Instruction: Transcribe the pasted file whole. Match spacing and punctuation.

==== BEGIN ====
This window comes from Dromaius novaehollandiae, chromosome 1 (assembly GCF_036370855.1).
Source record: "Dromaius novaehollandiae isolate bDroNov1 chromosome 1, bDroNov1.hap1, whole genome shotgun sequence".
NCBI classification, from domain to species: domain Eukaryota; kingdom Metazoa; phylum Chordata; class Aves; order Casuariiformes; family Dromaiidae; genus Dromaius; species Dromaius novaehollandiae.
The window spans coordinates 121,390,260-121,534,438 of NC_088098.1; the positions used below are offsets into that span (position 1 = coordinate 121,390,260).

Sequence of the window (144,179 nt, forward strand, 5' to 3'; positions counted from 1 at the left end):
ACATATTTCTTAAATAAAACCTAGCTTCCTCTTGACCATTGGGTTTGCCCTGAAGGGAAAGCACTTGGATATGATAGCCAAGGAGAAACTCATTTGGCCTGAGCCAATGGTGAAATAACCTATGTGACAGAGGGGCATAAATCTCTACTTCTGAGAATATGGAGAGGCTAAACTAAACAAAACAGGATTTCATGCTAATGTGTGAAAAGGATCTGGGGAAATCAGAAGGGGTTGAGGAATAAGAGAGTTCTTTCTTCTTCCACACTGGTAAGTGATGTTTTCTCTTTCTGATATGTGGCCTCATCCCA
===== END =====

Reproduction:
This window comes from Dromaius novaehollandiae, chromosome 1 (assembly GCF_036370855.1).
Source record: "Dromaius novaehollandiae isolate bDroNov1 chromosome 1, bDroNov1.hap1, whole genome shotgun sequence".
NCBI classification, from domain to species: domain Eukaryota; kingdom Metazoa; phylum Chordata; class Aves; order Casuariiformes; family Dromaiidae; genus Dromaius; species Dromaius novaehollandiae.
The window spans coordinates 121,390,260-121,534,438 of NC_088098.1; the positions used below are offsets into that span (position 1 = coordinate 121,390,260).

Sequence of the window (144,179 nt, forward strand, 5' to 3'; positions counted from 1 at the left end):
ACATATTTCTTAAATAAAACCTAGCTTCCTCTTGACCATTGGGTTTGCCCTGAAGGGAAAGCACTTGGATATGATAGCCAAGGAGAAACTCATTTGGCCTGAGCCAATGGTGAAATAACCTATGTGACAGAGGGGCATAAATCTCTACTTCTGAGAATATGGAGAGGCTAAACTAAACAAAACAGGATTTCATGCTAATGTGTGAAAAGGATCTGGGGAAATCAGAAGGGGTTGAGGAATAAGAGAGTTCTTTCTTCTTCCACACTGGTAAGTGATGTTTTCTCTTTCTGATATGTGGCCTCATCCCA